If you’re feeling, distant, lonely or lacking sexual desire, try to take action quickly. The greatest obstacle to improving relationship problems is waiting too long. It’s a lot easier to lose 10 or 15 lbs. than 40 or 50. Small problems and concerns are more quickly corrected than long-term distresses.
Couples often hesitate bringing problems to one another because they care deeply for each other and don’t want to bruise feelings. The strength of being sensitive to one another is always important, but when the outcome is resentment and pain the strength becomes a weakness.
In this article, I will discuss three cases to exemplify common problems I see as a couples and sex therapist. To protect confidentiality, some of the data has been slightly modified. I hope this discussion will encourage dialogue and problem-solving to help improve your situation.
A stunning and sophisticated couple sat before me. Everyone thought they had the perfect life because no one knew he hadn’t wanted to touch her in years. She kept making excuses; he was tired, stressed after so much business travel, but her feelings about desirability constantly gnawed at her. After years of holding in her pain, she finally confronted him and they came to see me.
Sexual avoidance can be caused by multiple factors—health, stress, relationship difficulties, medication, family of origin conflicts, and others. The shame of sexual avoidance is why most couples hesitate to deal with it and the emotional wounds fester or even worse—a member of the couple looks outside the relationship for a sexual connection.
They had been married for nearly 40 years and came to see me on the brink of a divorce. During the past year, his wife refused to let him touch her. For most of their marriage, she had been a willing sexual partner, but never discussed her real feelings about sexuality.
After participating in individual therapy, she realized how hurt and angry she had been throughout the years and didn’t want sex anymore. Her spouse tried to be understanding and was shocked as he hadn’t had a clue how she really felt. This past year, he was feeling very rejected and distanced and they came to therapy to see what could be done.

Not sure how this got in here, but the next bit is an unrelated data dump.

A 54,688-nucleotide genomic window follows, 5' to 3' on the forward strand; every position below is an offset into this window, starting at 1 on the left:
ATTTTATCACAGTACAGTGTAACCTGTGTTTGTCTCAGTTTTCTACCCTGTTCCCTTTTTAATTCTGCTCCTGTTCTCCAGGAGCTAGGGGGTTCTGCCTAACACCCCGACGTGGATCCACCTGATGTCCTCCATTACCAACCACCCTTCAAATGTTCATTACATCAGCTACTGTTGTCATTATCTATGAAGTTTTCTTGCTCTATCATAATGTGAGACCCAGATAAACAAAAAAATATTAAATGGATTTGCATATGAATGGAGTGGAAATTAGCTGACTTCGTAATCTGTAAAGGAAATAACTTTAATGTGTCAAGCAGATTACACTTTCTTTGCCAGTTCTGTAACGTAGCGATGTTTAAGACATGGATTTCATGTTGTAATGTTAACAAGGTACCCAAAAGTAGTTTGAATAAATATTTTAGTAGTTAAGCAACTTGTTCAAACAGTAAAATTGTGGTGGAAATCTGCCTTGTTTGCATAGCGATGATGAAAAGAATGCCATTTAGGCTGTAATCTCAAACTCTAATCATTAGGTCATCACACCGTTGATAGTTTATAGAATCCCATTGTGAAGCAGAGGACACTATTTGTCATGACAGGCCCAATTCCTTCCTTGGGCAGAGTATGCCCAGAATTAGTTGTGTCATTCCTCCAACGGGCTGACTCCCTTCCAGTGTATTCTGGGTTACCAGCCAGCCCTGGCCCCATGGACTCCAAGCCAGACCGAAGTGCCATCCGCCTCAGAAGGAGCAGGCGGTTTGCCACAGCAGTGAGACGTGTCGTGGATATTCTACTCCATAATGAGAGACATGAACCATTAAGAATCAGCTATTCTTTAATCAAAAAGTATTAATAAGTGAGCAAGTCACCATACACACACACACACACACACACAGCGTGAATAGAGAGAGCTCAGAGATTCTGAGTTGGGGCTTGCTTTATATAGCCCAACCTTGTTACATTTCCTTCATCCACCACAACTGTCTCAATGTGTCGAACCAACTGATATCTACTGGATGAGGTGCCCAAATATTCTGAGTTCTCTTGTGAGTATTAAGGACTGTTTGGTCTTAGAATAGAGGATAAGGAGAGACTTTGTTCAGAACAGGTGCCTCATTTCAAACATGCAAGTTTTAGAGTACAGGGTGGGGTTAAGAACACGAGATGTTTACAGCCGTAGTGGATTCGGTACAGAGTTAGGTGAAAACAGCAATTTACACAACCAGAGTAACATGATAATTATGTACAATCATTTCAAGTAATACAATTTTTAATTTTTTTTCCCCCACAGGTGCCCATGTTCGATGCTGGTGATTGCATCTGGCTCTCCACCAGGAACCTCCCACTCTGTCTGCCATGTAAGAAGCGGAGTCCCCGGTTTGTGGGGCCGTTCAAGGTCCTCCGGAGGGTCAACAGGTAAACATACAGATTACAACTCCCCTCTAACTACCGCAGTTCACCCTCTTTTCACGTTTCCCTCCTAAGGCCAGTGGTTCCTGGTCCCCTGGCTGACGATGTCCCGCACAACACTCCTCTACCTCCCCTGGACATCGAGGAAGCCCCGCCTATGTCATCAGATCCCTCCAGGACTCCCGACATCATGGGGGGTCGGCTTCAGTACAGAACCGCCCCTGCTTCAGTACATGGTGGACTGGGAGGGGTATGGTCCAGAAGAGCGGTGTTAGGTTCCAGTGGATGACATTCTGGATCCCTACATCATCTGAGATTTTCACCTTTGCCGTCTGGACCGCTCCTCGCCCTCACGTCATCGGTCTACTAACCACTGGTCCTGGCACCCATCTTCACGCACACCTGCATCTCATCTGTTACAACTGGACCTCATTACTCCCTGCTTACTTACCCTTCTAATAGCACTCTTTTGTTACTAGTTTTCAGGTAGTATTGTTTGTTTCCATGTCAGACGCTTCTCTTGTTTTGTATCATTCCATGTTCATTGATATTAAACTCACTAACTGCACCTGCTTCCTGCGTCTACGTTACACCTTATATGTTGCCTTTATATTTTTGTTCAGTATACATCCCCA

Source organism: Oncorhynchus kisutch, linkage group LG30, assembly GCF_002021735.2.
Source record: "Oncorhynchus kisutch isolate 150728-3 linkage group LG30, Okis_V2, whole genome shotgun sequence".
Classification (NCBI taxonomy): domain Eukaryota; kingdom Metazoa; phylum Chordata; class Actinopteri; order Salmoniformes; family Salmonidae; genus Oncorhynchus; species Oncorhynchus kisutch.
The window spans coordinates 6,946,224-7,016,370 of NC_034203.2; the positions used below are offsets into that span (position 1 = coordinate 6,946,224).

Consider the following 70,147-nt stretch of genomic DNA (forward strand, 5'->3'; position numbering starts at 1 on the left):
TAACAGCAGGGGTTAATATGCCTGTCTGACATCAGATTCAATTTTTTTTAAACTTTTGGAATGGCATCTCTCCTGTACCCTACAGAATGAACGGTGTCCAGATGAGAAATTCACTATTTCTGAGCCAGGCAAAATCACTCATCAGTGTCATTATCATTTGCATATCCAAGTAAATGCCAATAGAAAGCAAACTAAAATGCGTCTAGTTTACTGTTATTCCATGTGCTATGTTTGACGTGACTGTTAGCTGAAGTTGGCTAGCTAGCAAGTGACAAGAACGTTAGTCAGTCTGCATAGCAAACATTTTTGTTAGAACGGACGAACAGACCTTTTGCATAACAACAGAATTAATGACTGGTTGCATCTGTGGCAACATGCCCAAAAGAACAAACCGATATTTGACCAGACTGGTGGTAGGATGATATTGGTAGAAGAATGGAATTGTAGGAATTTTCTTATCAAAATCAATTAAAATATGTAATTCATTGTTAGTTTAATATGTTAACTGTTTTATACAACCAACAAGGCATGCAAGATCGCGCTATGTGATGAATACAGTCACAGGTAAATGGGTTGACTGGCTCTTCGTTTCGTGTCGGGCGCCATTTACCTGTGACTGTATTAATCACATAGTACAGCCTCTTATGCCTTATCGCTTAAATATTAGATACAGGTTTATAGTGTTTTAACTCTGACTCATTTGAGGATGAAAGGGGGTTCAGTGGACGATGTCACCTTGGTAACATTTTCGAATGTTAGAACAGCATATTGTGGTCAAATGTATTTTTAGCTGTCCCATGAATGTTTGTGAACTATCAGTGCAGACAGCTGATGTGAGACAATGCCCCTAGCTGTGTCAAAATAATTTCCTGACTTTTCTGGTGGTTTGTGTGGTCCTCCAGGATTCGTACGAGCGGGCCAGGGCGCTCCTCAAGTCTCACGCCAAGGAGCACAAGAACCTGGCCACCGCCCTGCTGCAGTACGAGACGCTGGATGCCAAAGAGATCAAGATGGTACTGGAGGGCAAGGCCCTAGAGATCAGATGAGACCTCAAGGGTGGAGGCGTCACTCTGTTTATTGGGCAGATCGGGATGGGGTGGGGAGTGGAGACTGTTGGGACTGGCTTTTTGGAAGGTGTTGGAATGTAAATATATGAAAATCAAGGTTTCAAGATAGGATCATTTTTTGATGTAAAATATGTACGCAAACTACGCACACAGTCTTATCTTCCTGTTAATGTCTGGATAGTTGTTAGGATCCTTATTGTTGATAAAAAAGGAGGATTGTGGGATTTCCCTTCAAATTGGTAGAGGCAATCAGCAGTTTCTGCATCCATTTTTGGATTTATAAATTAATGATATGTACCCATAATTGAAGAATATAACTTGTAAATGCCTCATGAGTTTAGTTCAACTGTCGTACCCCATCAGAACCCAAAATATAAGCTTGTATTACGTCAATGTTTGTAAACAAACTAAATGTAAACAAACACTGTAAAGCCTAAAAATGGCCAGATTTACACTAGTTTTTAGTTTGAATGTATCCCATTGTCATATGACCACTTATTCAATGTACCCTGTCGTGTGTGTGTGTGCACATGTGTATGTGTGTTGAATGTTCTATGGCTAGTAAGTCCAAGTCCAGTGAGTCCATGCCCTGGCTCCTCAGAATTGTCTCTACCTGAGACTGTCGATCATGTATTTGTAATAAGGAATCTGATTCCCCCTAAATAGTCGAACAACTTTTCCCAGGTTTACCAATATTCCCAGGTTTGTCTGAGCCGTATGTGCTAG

This couple was constantly bickering with their arguments surrounding parenting. It became evident that although there were concerns and differences in parenting issues which sparked conflict, the fact that they hadn’t touched each other or been affectionate in years made even minor disagreements fodder for anger. The event that finally caused them to deal with sexuality was the wife¹s discovery of her husband’s use of pornography on the computer. Substantial research has proven how important the hormones that get secreted by touch and sexuality help with calming and preventing depression. Couples where no touch exists in their relationship, even when there are serious limitations due to illness, are more prone to irritability and negative thinking.
I hope these examples may resonate for you and help you recognize that sexual avoidance is rampant in marriages. If one or both of you have been struggling with this problem, here are some suggestions:
Loving communication. Let your partner know how much you want to be with him or her. If your partner is anxious or avoidant to talk, reassure him or her how important it is to deal with this issue. The more the topic is avoided, anger, self-doubt, blame or infidelity may occur.
Try to determine what may facilitate ways to begin touch, affection and sexuality. If the reasons the problems developed are identifiable, share them with honesty and diplomacy.
Try reading Rekindling Sexual Desire, by Barry and Emily McCarthy together. This book discusses multiple causes and cures for understanding and overcoming lack of sexual desire.
If your efforts to talk or overcome the problems on your own aren’t working, see a couples therapist with training in both couples and sex therapy.
If you would like to learn more about Relationship and Sex Therapy, please contact me at 201-445-0550.